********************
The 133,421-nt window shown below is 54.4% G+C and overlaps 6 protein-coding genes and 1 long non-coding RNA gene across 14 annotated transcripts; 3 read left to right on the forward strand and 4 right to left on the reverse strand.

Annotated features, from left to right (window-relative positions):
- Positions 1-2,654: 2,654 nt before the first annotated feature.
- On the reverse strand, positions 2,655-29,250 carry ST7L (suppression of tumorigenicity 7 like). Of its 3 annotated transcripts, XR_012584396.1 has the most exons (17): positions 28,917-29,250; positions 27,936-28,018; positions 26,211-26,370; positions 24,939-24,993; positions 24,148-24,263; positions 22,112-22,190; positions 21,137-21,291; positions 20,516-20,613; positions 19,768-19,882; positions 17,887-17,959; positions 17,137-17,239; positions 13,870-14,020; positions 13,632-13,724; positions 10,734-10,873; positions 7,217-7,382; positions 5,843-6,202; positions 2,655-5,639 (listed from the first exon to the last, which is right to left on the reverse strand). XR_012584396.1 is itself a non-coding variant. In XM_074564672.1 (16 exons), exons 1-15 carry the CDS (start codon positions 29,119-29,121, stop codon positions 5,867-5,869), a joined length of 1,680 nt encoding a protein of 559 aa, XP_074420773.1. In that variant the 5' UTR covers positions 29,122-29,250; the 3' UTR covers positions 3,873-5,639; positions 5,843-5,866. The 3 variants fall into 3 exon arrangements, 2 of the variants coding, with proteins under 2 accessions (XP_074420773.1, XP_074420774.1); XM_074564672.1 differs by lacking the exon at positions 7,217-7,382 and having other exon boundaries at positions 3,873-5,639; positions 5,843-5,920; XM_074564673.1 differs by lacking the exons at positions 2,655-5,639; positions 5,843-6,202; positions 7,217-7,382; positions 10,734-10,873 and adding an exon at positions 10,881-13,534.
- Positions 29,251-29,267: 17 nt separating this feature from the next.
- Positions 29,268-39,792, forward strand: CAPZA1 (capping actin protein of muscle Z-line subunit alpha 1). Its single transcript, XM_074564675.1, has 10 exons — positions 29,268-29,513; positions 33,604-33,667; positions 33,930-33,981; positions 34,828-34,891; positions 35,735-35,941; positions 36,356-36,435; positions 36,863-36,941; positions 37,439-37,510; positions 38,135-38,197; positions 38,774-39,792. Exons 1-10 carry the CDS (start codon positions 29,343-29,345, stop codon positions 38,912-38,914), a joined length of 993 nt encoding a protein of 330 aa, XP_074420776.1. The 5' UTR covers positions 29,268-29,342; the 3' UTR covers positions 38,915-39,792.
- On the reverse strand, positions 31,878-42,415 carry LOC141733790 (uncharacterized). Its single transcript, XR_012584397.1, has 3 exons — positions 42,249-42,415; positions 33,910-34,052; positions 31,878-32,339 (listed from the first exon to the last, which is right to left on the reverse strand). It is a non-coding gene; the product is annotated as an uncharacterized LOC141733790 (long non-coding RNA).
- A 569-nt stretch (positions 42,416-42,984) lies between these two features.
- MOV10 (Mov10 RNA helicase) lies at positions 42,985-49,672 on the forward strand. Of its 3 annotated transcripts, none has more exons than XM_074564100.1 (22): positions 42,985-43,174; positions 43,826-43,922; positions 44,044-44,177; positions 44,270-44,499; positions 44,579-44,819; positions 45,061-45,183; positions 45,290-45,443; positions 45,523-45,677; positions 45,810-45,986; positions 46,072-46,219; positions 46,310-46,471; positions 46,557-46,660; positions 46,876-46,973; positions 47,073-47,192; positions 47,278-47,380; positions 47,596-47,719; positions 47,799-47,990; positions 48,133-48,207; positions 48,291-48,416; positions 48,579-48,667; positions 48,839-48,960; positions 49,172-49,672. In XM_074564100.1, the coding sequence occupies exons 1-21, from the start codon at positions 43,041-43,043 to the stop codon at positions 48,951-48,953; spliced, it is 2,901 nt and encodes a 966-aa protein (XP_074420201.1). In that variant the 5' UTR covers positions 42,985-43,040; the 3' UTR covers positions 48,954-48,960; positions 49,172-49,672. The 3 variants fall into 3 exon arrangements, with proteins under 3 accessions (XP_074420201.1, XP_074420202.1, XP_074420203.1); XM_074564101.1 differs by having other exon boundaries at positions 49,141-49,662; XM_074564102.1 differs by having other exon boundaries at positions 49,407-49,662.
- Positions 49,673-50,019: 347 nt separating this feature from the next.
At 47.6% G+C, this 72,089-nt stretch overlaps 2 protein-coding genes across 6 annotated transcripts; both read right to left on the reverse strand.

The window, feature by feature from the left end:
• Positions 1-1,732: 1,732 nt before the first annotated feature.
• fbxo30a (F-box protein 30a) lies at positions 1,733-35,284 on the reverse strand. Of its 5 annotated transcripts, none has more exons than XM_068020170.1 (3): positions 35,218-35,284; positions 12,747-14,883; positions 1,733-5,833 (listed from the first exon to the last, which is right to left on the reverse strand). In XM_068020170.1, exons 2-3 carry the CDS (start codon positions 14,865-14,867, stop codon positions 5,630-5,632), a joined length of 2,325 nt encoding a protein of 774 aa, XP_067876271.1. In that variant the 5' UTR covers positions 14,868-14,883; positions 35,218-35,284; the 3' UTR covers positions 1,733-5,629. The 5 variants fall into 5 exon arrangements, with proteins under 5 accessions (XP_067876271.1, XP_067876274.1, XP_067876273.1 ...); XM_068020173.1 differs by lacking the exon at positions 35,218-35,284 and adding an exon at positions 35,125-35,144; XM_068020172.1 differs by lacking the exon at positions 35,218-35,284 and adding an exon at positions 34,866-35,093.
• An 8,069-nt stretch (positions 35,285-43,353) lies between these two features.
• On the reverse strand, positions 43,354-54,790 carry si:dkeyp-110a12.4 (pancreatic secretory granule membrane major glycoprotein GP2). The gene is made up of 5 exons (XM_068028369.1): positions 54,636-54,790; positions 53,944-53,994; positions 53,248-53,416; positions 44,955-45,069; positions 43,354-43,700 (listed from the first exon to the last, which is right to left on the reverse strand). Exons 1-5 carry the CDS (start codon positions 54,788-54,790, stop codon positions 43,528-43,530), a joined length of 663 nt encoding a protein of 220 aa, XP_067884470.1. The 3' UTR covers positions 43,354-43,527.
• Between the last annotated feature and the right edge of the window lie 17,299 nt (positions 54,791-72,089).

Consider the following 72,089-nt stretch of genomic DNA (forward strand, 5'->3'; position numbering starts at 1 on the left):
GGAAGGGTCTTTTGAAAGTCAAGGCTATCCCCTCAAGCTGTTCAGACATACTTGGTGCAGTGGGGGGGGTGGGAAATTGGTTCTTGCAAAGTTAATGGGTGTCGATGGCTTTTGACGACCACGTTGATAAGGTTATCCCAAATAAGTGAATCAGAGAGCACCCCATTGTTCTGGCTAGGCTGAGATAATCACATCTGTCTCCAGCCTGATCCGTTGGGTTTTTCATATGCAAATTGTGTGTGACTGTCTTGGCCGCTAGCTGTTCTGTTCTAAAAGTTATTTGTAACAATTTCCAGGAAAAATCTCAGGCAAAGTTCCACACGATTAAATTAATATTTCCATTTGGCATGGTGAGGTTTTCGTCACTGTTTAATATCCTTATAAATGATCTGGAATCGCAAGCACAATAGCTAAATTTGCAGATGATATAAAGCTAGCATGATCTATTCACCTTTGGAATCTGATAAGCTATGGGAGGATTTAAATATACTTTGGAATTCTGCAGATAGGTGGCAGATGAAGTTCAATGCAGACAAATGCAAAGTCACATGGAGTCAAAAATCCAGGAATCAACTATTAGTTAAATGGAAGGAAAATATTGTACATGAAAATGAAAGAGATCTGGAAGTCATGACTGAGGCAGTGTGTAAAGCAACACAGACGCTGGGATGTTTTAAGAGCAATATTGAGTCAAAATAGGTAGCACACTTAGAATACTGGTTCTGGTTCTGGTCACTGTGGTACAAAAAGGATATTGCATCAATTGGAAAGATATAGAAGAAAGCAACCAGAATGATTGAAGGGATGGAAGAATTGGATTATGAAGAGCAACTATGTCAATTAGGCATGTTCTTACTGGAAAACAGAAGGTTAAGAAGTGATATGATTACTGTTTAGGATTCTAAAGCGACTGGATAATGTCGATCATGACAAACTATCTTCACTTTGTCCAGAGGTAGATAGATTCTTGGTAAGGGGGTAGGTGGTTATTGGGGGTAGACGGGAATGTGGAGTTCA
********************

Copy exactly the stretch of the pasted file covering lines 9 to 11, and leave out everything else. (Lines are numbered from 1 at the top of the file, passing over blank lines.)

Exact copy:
- MOV10 (Mov10 RNA helicase) lies at positions 42,985-49,672 on the forward strand. Of its 3 annotated transcripts, none has more exons than XM_074564100.1 (22): positions 42,985-43,174; positions 43,826-43,922; positions 44,044-44,177; positions 44,270-44,499; positions 44,579-44,819; positions 45,061-45,183; positions 45,290-45,443; positions 45,523-45,677; positions 45,810-45,986; positions 46,072-46,219; positions 46,310-46,471; positions 46,557-46,660; positions 46,876-46,973; positions 47,073-47,192; positions 47,278-47,380; positions 47,596-47,719; positions 47,799-47,990; positions 48,133-48,207; positions 48,291-48,416; positions 48,579-48,667; positions 48,839-48,960; positions 49,172-49,672. In XM_074564100.1, the coding sequence occupies exons 1-21, from the start codon at positions 43,041-43,043 to the stop codon at positions 48,951-48,953; spliced, it is 2,901 nt and encodes a 966-aa protein (XP_074420201.1). In that variant the 5' UTR covers positions 42,985-43,040; the 3' UTR covers positions 48,954-48,960; positions 49,172-49,672. The 3 variants fall into 3 exon arrangements, with proteins under 3 accessions (XP_074420201.1, XP_074420202.1, XP_074420203.1); XM_074564101.1 differs by having other exon boundaries at positions 49,141-49,662; XM_074564102.1 differs by having other exon boundaries at positions 49,407-49,662.
- Positions 49,673-50,019: 347 nt separating this feature from the next.
At 47.6% G+C, this 72,089-nt stretch overlaps 2 protein-coding genes across 6 annotated transcripts; both read right to left on the reverse strand.